Slayers (スレイヤーズ, Sureiyāzu) is a series of over 52 light novels written by Hajime Kanzaka and illustrated by Rui Araizumi. It was later developed into several manga titles, five televised anime series, two three-episode original video animations, and five movies all animated by J.C.Staff.
Plot[edit | edit source]
Lina Inverse, a wandering sorceress and bandit-killer, joins forces with roving swordsman Gourry Gabriev in what's supposed to be a quick union of convenience. Instead, an artifact Lina "liberated" from a gang of thieves turns out to be the key to the resurrection of the demon lord Shabranigdo. Urged on by the mysterious Red Priest Rezo, the pair has no choice but to fight the dark lord and his servants, accumulating new allies and enemies along the way.
In the Slayers universe the Lord of Nightmares is the ultimate being, the creator of at least four parallel worlds. The Claire Bible, an artifact containing the knowledge of a fallen shinzoku, Aqualord Ragradia, states that the Lord of Nightmares seeks to regain her "true form", which is only attainable by destroying these worlds and returning them to the chaos that she herself is. For unexplained reasons, though, the Lord of Nightmares has not acted upon this desire by herself so far.
On each of these worlds are gods (shinzoku, lit. "godly race") and demons (mazoku, lit. "evil race"), fighting without end. Should the gods win the war in a world, that world will be at peace. Should the demons win, the world will be destroyed and returned to the Sea of Chaos. In Lina's world, the supreme god is Flare Dragon Ceiphied, and the supreme demon is the Ruby-Eye Shabranigdo. Long ago, their war ended more or less in a stalemate, when Ceiphied was able to split Shabranigdo's existence into seven pieces in order to prevent him from coming back to life, then sealing them within human souls. As the souls are reincarnated, the individual fragments would therefore be worn down until Shabranigdo himself would be destroyed. However, Ceiphied was so exhausted by this that he himself sank into the Sea of Chaos, leaving four parts of himself in the world.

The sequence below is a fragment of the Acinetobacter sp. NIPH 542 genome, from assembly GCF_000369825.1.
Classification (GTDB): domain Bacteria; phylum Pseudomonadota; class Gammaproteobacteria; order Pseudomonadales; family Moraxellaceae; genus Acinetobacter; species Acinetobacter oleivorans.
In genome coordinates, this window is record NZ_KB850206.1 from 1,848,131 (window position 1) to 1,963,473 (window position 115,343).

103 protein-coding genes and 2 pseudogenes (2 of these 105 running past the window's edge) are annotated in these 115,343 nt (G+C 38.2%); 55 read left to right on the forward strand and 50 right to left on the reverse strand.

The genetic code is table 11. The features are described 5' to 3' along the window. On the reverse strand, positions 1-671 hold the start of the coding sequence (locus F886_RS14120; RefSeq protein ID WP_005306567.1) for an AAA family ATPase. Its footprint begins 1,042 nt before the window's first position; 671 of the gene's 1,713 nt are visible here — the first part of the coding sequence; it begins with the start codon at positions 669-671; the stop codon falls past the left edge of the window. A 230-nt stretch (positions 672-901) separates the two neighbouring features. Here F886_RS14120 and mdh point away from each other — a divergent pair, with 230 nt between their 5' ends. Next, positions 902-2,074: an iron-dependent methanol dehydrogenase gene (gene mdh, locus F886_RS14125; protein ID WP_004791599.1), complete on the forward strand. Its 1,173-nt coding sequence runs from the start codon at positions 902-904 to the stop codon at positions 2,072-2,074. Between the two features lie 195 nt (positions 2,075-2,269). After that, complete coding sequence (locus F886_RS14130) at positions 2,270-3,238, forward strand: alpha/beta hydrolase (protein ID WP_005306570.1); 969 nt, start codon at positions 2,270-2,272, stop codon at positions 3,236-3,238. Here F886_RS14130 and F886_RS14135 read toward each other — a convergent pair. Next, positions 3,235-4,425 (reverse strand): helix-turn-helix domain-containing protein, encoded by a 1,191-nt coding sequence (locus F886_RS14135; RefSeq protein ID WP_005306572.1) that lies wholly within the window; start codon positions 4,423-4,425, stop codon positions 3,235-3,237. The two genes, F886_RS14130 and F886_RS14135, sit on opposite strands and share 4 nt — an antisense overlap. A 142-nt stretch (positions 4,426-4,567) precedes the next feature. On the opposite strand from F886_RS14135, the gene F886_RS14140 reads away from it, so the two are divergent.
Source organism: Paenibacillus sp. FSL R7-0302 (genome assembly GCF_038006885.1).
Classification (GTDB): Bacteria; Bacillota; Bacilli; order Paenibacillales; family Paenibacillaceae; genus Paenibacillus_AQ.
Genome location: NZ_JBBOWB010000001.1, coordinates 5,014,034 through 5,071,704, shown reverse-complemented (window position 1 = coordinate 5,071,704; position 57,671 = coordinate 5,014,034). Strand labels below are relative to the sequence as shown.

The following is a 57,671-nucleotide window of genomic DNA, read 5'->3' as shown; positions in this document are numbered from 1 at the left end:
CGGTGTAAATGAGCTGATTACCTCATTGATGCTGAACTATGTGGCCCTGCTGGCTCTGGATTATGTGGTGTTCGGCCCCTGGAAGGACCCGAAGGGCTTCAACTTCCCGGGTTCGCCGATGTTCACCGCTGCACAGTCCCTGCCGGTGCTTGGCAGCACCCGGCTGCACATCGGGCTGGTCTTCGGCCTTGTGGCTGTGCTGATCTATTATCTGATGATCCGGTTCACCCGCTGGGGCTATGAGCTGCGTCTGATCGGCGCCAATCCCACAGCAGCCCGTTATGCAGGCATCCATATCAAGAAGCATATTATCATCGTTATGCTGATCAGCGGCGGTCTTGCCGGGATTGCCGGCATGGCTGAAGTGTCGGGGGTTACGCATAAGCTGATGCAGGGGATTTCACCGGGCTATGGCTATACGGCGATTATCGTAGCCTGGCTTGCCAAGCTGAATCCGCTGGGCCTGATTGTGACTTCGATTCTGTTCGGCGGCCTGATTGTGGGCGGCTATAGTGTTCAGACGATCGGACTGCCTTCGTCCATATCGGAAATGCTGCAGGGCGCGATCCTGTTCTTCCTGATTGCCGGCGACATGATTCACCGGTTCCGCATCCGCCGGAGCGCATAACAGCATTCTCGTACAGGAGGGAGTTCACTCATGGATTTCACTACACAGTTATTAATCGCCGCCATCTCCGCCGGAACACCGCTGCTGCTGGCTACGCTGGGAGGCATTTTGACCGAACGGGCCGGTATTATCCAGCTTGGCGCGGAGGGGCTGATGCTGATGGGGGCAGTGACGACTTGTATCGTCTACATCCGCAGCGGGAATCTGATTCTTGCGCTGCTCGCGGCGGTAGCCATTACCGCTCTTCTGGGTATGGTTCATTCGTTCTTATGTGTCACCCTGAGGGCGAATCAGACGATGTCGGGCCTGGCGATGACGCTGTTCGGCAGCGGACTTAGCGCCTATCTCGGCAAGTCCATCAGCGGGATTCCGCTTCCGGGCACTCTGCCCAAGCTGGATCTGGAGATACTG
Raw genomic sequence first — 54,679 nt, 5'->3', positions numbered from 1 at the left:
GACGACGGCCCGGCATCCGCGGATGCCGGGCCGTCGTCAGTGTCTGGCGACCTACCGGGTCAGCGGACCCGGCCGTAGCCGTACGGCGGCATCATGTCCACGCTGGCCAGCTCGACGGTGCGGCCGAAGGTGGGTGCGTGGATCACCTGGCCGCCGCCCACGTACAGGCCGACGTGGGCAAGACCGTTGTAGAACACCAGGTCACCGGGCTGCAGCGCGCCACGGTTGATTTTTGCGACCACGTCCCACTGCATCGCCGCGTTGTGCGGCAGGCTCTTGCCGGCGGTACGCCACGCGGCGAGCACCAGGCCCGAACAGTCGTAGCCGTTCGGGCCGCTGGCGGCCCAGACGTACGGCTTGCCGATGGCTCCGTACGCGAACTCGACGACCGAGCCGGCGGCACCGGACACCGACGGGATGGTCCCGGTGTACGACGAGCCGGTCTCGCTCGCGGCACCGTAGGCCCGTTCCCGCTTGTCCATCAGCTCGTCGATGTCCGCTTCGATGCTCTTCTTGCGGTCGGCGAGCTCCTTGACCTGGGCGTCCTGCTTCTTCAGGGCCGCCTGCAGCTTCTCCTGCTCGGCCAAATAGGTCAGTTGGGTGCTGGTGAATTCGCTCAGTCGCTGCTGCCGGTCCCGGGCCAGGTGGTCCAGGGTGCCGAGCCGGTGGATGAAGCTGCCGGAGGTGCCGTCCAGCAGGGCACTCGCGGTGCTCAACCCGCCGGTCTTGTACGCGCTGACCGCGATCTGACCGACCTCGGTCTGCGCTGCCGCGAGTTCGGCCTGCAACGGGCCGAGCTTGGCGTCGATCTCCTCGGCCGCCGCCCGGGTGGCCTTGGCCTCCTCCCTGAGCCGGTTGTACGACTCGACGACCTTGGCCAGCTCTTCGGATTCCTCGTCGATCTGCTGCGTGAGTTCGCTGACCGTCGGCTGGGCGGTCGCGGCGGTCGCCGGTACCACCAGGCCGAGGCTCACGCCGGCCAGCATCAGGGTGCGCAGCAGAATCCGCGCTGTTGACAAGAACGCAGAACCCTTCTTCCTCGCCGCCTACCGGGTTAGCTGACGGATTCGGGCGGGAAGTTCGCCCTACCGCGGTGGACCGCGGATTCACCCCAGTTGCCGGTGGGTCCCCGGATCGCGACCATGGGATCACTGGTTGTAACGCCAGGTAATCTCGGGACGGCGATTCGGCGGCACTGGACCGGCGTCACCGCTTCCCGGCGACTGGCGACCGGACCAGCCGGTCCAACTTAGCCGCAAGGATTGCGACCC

A millennium before the events in Slayers, one of Ruby-Eye's fragments (which was sealed in the body of Lei Magnus, a very powerful sorcerer) revived and began the Resurrection War (降魔戦争, Kōma-sensō; alternately "War of Demon Conquering") against one of the parts of Ceiphied, the Water Dragon King, also known as Aqualord Ragradia. Ultimately, the piece of Shabranigdo won, but Aqualord, using the last remnants of her power, sealed him into a block of magical ice within the Kataart Mountains. Nevertheless, Shabranigdo's lieutenants remained at liberty, sealing a part of the world within a magical barrier, through which only mazoku could pass.
There are four types of magic within the Slayers universe. Black magic spells, such as the famous Dragon Slave, call directly on the powers of the mazoku and are capable of causing enormous damage. White magic spells are of an obscure origin and are used for healing or protection. Shamanistic magic is focused on manipulation and alteration of the basic elements of the natural world (earth, wind, fire, water and spirit) and contains spell for both offense and convenience, such as Raywing, Fireball, or Elmekia Lance. Holy magic uses the power of the shinzoku, but the aforementioned barrier made its usage impossible before the death of the mazoku Hellmaster Phibrizzo. As a rule, mazoku can only be harmed by spiritual (astral) shamanistic magic, holy magic, or black magic which draws power from another mazoku with greater might than the target.
Above all other magic, however, are the immensely destructive spells drawing power from the Lord of Nightmares. The two spells of this class are the Ragna Blade, capable of cutting through any obstacle or being, and the Giga Slave, which can kill any opponent, but which could also destroy the world itself if the spell is miscast.
External Links[edit | edit source]
Official[edit | edit source]
Other Sources[edit | edit source]
Other Wikis[edit | edit source]
References[edit | edit source]